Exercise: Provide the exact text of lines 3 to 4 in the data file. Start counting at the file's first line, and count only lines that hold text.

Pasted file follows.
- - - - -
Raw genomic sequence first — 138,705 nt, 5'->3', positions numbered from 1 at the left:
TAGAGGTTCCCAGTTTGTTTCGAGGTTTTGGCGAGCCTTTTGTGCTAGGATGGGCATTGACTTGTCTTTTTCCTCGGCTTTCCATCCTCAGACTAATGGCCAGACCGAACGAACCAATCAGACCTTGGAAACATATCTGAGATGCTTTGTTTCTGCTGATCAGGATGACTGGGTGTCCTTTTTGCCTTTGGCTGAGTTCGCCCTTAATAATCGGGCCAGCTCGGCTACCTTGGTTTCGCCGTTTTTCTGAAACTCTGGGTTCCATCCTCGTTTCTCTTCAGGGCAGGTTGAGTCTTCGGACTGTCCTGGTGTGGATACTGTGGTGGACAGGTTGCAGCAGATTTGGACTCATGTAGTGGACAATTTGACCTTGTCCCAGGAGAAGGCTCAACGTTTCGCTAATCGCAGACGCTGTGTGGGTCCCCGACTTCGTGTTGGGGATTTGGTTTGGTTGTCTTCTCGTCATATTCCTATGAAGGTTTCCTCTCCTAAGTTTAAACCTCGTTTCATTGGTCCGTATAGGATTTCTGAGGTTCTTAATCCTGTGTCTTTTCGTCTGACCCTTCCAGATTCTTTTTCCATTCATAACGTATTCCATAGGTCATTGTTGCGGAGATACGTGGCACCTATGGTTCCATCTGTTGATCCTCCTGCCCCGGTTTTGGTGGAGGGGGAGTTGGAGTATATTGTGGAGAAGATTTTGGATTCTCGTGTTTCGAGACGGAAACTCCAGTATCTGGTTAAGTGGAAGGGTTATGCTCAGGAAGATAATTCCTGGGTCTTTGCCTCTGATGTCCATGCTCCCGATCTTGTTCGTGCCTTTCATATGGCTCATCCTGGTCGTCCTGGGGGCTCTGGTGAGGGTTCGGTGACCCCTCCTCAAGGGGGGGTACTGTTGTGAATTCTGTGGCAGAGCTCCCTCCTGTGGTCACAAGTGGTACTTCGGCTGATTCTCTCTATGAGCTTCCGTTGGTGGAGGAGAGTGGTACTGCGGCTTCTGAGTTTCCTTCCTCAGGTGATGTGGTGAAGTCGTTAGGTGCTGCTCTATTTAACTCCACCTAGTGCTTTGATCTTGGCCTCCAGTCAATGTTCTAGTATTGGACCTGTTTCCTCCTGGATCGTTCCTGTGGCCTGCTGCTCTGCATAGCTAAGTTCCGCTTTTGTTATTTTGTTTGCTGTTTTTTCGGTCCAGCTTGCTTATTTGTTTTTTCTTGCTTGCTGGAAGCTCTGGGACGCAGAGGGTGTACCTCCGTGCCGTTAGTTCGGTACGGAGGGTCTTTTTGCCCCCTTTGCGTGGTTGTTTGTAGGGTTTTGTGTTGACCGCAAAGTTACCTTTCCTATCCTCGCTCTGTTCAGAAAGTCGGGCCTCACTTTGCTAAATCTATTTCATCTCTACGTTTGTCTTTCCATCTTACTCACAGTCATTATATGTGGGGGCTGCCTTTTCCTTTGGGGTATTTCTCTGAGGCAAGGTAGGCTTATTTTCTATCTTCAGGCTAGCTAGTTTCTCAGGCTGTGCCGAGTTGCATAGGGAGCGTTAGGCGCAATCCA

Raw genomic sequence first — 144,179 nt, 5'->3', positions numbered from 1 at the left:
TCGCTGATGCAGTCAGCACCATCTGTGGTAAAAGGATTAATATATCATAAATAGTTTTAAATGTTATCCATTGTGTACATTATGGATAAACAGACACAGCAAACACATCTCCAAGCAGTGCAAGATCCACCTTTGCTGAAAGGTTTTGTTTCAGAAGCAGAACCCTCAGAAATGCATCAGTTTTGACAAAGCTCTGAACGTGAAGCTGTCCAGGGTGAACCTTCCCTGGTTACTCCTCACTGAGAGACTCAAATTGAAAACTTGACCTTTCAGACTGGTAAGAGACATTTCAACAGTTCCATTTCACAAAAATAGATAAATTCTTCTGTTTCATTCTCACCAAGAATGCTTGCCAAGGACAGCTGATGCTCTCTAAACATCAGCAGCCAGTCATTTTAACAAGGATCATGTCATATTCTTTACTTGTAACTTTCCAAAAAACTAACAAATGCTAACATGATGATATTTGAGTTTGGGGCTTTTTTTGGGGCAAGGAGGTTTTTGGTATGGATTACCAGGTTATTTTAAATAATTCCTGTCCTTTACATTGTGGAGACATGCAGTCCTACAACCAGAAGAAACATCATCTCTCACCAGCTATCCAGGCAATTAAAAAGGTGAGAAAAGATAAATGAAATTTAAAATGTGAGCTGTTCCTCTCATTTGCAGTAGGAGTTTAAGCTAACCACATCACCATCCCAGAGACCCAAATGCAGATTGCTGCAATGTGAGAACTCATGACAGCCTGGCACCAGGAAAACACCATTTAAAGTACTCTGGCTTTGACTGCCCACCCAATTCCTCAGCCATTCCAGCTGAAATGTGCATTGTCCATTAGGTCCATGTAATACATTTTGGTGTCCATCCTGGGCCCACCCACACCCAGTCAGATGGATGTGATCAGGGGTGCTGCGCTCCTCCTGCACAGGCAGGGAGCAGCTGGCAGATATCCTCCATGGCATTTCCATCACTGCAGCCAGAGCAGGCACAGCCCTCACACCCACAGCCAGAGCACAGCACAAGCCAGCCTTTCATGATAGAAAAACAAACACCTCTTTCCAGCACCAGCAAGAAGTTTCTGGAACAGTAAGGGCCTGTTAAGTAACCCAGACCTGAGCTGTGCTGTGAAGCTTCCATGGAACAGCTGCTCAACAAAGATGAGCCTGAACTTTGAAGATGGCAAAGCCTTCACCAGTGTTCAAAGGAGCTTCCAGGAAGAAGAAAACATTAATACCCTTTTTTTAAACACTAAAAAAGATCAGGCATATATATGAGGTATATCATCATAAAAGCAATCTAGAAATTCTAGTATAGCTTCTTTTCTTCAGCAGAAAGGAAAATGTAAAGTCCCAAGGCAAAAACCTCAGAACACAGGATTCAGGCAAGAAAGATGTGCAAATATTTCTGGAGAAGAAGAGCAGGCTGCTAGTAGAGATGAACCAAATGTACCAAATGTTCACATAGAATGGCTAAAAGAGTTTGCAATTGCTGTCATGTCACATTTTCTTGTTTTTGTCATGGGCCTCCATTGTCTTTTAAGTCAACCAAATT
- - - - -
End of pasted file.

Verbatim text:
Raw genomic sequence first — 144,179 nt, 5'->3', positions numbered from 1 at the left:
TCGCTGATGCAGTCAGCACCATCTGTGGTAAAAGGATTAATATATCATAAATAGTTTTAAATGTTATCCATTGTGTACATTATGGATAAACAGACACAGCAAACACATCTCCAAGCAGTGCAAGATCCACCTTTGCTGAAAGGTTTTGTTTCAGAAGCAGAACCCTCAGAAATGCATCAGTTTTGACAAAGCTCTGAACGTGAAGCTGTCCAGGGTGAACCTTCCCTGGTTACTCCTCACTGAGAGACTCAAATTGAAAACTTGACCTTTCAGACTGGTAAGAGACATTTCAACAGTTCCATTTCACAAAAATAGATAAATTCTTCTGTTTCATTCTCACCAAGAATGCTTGCCAAGGACAGCTGATGCTCTCTAAACATCAGCAGCCAGTCATTTTAACAAGGATCATGTCATATTCTTTACTTGTAACTTTCCAAAAAACTAACAAATGCTAACATGATGATATTTGAGTTTGGGGCTTTTTTTGGGGCAAGGAGGTTTTTGGTATGGATTACCAGGTTATTTTAAATAATTCCTGTCCTTTACATTGTGGAGACATGCAGTCCTACAACCAGAAGAAACATCATCTCTCACCAGCTATCCAGGCAATTAAAAAGGTGAGAAAAGATAAATGAAATTTAAAATGTGAGCTGTTCCTCTCATTTGCAGTAGGAGTTTAAGCTAACCACATCACCATCCCAGAGACCCAAATGCAGATTGCTGCAATGTGAGAACTCATGACAGCCTGGCACCAGGAAAACACCATTTAAAGTACTCTGGCTTTGACTGCCCACCCAATTCCTCAGCCATTCCAGCTGAAATGTGCATTGTCCATTAGGTCCATGTAATACATTTTGGTGTCCATCCTGGGCCCACCCACACCCAGTCAGATGGATGTGATCAGGGGTGCTGCGCTCCTCCTGCACAGGCAGGGAGCAGCTGGCAGATATCCTCCATGGCATTTCCATCACTGCAGCCAGAGCAGGCACAGCCCTCACACCCACAGCCAGAGCACAGCACAAGCCAGCCTTTCATGATAGAAAAACAAACACCTCTTTCCAGCACCAGCAAGAAGTTTCTGGAACAGTAAGGGCCTGTTAAGTAACCCAGACCTGAGCTGTGCTGTGAAGCTTCCATGGAACAGCTGCTCAACAAAGATGAGCCTGAACTTTGAAGATGGCAAAGCCTTCACCAGTGTTCAAAGGAGCTTCCAGGAAGAAGAAAACATTAATACCCTTTTTTTAAACACTAAAAAAGATCAGGCATATATATGAGGTATATCATCATAAAAGCAATCTAGAAATTCTAGTATAGCTTCTTTTCTTCAGCAGAAAGGAAAATGTAAAGTCCCAAGGCAAAAACCTCAGAACACAGGATTCAGGCAAGAAAGATGTGCAAATATTTCTGGAGAAGAAGAGCAGGCTGCTAGTAGAGATGAACCAAATGTACCAAATGTTCACATAGAATGGCTAAAAGAGTTTGCAATTGCTGTCATGTCACATTTTCTTGTTTTTGTCATGGGCCTCCATTGTCTTTTAAGTCAACCAAATT